Imperium Romanum (the Roman Empire) once sprawled across Europe, North Africa, and Asia Minor. Centuries after its demise, its linguistic and cultural influences continue to exist. The study of Latin opens windows on a culture that influences our world through the arts and literature as well as fields as diverse as medicine, engineering, law and government, to name a few. Likewise, the study of its contribution to the vocabulary, grammar, and syntax to English enhances one’s knowledge of that language. The Latin program offers beginning and intermediate courses that incorporate authentic texts drawn from archaic to classical times, including secular, theological and liturgical works. Students will learn to read and translate the language and to understand its indelible impact on modern English. Also offered are special topics courses—both lower- and upper-division—which focus on some aspect of language, literature, and culture.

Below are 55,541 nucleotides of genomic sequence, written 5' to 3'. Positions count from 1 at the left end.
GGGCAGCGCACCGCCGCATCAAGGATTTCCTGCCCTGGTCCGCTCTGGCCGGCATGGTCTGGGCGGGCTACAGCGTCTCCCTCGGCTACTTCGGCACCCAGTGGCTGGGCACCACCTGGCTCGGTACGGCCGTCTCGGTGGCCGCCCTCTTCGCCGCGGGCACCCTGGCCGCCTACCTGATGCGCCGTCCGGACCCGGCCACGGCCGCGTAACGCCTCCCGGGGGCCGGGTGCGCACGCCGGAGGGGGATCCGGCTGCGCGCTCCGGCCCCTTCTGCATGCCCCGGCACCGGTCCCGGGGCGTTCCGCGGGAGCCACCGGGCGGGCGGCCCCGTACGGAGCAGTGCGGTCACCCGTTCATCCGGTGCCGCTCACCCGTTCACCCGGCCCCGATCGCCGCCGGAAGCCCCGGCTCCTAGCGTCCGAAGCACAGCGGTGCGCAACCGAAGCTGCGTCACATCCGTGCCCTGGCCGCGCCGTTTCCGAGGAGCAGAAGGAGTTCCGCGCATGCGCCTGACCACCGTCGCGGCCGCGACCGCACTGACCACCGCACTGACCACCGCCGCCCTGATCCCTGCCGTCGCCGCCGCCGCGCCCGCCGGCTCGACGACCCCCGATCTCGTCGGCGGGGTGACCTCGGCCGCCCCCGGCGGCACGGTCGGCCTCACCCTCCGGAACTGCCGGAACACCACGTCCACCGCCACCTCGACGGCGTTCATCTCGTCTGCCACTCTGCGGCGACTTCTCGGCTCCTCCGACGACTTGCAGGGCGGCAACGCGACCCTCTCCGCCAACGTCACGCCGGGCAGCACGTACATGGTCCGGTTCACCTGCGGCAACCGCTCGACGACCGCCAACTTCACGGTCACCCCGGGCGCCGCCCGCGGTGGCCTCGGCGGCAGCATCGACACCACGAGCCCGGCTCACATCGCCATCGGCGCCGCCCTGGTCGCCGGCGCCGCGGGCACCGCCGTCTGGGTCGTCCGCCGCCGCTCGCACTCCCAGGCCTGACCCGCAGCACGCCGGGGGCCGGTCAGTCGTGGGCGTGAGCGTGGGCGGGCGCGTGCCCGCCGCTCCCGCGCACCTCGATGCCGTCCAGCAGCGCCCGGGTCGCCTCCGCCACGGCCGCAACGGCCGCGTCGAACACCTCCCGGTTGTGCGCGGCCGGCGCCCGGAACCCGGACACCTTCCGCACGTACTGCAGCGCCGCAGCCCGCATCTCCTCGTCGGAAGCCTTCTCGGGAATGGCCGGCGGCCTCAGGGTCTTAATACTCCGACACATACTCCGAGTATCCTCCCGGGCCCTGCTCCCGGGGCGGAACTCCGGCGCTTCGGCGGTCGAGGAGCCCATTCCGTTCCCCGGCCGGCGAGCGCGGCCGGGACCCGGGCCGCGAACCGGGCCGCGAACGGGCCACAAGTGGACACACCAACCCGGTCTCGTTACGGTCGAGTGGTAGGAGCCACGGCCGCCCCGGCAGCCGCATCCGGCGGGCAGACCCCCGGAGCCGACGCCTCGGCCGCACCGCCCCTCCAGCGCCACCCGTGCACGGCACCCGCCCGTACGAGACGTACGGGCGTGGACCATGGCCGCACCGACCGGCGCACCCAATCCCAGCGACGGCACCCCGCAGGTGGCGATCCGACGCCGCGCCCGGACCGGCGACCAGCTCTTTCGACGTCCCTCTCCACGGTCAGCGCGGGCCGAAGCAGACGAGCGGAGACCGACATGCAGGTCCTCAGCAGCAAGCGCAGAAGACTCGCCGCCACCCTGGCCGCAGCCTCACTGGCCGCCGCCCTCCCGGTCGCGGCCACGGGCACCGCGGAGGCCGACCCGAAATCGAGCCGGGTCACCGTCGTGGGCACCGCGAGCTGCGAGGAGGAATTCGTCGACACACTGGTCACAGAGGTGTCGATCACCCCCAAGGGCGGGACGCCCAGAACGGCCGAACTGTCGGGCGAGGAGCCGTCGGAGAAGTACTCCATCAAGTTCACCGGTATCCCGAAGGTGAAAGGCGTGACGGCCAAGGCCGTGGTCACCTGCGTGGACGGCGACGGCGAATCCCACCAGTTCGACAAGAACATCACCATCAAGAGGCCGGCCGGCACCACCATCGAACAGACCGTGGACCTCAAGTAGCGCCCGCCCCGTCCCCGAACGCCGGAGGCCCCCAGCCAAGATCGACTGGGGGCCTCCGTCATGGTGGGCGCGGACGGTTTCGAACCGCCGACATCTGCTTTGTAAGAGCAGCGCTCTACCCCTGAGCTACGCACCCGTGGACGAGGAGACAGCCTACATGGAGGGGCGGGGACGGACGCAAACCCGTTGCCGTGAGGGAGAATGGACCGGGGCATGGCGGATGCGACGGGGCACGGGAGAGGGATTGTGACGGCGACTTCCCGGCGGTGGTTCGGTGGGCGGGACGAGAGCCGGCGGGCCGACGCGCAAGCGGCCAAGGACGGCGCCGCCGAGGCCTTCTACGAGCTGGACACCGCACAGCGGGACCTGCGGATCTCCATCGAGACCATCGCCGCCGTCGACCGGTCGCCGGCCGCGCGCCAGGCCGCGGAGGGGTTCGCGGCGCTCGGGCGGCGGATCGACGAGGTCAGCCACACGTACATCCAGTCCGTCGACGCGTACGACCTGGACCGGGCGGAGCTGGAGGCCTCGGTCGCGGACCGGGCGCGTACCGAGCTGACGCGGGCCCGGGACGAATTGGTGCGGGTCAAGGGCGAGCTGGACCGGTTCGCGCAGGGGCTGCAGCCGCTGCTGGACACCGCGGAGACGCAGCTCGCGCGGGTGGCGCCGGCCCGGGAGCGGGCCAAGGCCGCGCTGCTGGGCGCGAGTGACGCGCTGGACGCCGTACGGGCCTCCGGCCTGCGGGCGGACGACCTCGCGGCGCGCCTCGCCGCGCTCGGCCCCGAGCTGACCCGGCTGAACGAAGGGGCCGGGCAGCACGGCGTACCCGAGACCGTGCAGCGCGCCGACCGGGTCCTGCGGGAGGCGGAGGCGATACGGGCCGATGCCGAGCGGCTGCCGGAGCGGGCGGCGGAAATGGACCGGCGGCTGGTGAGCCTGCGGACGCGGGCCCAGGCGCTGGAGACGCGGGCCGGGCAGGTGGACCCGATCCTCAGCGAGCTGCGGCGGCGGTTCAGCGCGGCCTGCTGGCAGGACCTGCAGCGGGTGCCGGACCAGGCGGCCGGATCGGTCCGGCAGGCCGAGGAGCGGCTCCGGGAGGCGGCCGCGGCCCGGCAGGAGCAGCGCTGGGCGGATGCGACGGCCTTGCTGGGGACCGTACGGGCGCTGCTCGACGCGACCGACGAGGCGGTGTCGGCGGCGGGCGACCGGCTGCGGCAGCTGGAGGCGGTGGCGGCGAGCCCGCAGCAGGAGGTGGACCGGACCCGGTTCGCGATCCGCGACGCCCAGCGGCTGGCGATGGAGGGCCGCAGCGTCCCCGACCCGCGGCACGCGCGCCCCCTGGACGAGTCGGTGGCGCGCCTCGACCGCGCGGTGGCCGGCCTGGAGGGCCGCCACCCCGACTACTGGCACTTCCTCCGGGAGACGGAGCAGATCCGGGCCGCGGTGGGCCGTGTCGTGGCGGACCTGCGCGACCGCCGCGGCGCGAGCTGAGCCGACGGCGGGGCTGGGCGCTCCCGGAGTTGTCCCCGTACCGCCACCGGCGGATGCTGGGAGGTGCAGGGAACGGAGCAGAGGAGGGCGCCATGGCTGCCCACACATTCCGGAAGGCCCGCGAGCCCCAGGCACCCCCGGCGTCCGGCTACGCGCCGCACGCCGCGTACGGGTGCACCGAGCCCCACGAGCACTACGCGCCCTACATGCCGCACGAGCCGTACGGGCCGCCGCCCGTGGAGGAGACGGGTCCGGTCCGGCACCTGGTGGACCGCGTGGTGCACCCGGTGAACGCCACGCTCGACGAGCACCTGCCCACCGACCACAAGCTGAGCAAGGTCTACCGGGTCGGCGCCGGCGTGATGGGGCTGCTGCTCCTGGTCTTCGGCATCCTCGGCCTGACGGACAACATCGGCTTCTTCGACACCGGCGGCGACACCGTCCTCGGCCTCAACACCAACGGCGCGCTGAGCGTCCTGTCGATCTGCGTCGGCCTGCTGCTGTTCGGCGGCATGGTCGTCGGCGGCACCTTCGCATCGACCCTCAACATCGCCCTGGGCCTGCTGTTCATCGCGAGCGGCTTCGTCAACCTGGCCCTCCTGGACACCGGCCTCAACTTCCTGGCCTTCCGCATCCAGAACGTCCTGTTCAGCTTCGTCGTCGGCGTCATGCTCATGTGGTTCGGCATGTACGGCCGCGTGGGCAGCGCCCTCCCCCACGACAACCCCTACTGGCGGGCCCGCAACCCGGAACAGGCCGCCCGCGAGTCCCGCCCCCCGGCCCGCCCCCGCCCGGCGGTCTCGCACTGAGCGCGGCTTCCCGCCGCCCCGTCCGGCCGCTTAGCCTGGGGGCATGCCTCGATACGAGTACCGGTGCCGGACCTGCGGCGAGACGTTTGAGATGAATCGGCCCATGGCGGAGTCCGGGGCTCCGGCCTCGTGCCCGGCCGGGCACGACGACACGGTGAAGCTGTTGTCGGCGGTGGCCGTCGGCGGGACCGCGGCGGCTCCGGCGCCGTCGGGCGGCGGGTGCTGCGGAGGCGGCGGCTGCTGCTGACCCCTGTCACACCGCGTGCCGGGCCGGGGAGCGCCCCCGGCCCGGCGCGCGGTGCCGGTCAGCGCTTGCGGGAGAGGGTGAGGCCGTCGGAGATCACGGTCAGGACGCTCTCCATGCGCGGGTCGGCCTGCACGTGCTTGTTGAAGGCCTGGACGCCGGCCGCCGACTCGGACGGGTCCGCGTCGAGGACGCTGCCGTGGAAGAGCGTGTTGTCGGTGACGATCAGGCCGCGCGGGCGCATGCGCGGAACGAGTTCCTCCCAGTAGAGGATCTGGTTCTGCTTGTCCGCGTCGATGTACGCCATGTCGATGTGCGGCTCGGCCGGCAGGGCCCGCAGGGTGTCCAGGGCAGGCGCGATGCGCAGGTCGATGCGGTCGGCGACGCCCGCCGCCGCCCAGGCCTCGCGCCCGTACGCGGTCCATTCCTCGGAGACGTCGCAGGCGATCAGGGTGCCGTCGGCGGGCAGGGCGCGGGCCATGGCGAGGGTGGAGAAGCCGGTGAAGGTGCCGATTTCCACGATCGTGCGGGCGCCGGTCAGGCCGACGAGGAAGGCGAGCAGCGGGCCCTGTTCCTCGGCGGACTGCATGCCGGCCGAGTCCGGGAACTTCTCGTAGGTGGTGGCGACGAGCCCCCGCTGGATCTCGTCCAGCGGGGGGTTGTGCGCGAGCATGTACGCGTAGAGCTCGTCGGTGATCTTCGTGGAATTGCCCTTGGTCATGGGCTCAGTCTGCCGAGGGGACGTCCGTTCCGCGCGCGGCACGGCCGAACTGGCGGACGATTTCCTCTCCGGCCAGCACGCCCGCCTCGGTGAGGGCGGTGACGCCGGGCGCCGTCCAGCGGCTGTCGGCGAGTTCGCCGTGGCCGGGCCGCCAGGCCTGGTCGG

Students may elect to major in Interdisciplinary Humanities with a concentration in either the Humanities or European Studies track. Upper-division courses will be completed in disciplines such as history, philosophy, political science, and theology and religious studies. These courses are conducted in English. With the prior permission of the director of Interdisciplinary Humanities, Latin 294, 394, 494 and 499 may be counted toward the requirements of both tracks. The Classical Studies minor (Option 1) requires Latin 101-201 and makes 202 one of the choices from a list of lower-division courses. With the prior permission of the director, Latin 294, 394, 494 and 499 may be counted toward the requirements.